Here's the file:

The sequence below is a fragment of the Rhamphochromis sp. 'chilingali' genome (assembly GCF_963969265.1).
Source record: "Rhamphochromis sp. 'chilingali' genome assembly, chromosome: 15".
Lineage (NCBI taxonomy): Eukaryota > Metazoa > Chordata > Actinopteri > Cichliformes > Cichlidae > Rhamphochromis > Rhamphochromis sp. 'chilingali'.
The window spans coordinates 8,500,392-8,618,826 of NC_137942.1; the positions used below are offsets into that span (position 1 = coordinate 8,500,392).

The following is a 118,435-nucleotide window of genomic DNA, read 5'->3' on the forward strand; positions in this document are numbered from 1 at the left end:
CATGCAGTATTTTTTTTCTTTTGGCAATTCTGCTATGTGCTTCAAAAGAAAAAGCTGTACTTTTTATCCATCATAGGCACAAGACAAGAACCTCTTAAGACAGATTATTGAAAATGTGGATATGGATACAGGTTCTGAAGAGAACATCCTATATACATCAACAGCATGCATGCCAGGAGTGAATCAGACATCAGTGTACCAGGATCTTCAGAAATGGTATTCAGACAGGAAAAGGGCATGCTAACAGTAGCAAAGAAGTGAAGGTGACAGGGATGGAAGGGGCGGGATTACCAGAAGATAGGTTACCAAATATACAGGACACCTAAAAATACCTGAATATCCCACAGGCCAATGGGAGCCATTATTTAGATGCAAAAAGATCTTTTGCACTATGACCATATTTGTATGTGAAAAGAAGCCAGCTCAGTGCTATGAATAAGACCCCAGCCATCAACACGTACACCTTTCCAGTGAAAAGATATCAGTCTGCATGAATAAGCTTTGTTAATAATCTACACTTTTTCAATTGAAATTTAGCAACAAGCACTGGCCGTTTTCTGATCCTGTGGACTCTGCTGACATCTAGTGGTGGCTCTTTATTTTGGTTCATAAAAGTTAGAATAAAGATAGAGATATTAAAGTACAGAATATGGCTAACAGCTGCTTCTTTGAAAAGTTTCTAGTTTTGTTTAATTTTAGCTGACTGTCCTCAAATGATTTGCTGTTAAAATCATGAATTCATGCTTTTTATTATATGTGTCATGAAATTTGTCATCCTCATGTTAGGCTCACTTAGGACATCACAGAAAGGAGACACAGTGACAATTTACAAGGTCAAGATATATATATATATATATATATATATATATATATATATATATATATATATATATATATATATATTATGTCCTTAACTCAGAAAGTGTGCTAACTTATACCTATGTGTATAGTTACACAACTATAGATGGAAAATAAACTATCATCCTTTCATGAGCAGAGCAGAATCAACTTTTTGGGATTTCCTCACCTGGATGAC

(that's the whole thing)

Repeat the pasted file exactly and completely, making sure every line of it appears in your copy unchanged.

The sequence below is a fragment of the Rhamphochromis sp. 'chilingali' genome (assembly GCF_963969265.1).
Source record: "Rhamphochromis sp. 'chilingali' genome assembly, chromosome: 15".
Lineage (NCBI taxonomy): Eukaryota > Metazoa > Chordata > Actinopteri > Cichliformes > Cichlidae > Rhamphochromis > Rhamphochromis sp. 'chilingali'.
The window spans coordinates 8,500,392-8,618,826 of NC_137942.1; the positions used below are offsets into that span (position 1 = coordinate 8,500,392).

The following is a 118,435-nucleotide window of genomic DNA, read 5'->3' on the forward strand; positions in this document are numbered from 1 at the left end:
CATGCAGTATTTTTTTTCTTTTGGCAATTCTGCTATGTGCTTCAAAAGAAAAAGCTGTACTTTTTATCCATCATAGGCACAAGACAAGAACCTCTTAAGACAGATTATTGAAAATGTGGATATGGATACAGGTTCTGAAGAGAACATCCTATATACATCAACAGCATGCATGCCAGGAGTGAATCAGACATCAGTGTACCAGGATCTTCAGAAATGGTATTCAGACAGGAAAAGGGCATGCTAACAGTAGCAAAGAAGTGAAGGTGACAGGGATGGAAGGGGCGGGATTACCAGAAGATAGGTTACCAAATATACAGGACACCTAAAAATACCTGAATATCCCACAGGCCAATGGGAGCCATTATTTAGATGCAAAAAGATCTTTTGCACTATGACCATATTTGTATGTGAAAAGAAGCCAGCTCAGTGCTATGAATAAGACCCCAGCCATCAACACGTACACCTTTCCAGTGAAAAGATATCAGTCTGCATGAATAAGCTTTGTTAATAATCTACACTTTTTCAATTGAAATTTAGCAACAAGCACTGGCCGTTTTCTGATCCTGTGGACTCTGCTGACATCTAGTGGTGGCTCTTTATTTTGGTTCATAAAAGTTAGAATAAAGATAGAGATATTAAAGTACAGAATATGGCTAACAGCTGCTTCTTTGAAAAGTTTCTAGTTTTGTTTAATTTTAGCTGACTGTCCTCAAATGATTTGCTGTTAAAATCATGAATTCATGCTTTTTATTATATGTGTCATGAAATTTGTCATCCTCATGTTAGGCTCACTTAGGACATCACAGAAAGGAGACACAGTGACAATTTACAAGGTCAAGATATATATATATATATATATATATATATATATATATATATATATATATATATATATATATATATTATGTCCTTAACTCAGAAAGTGTGCTAACTTATACCTATGTGTATAGTTACACAACTATAGATGGAAAATAAACTATCATCCTTTCATGAGCAGAGCAGAATCAACTTTTTGGGATTTCCTCACCTGGATGAC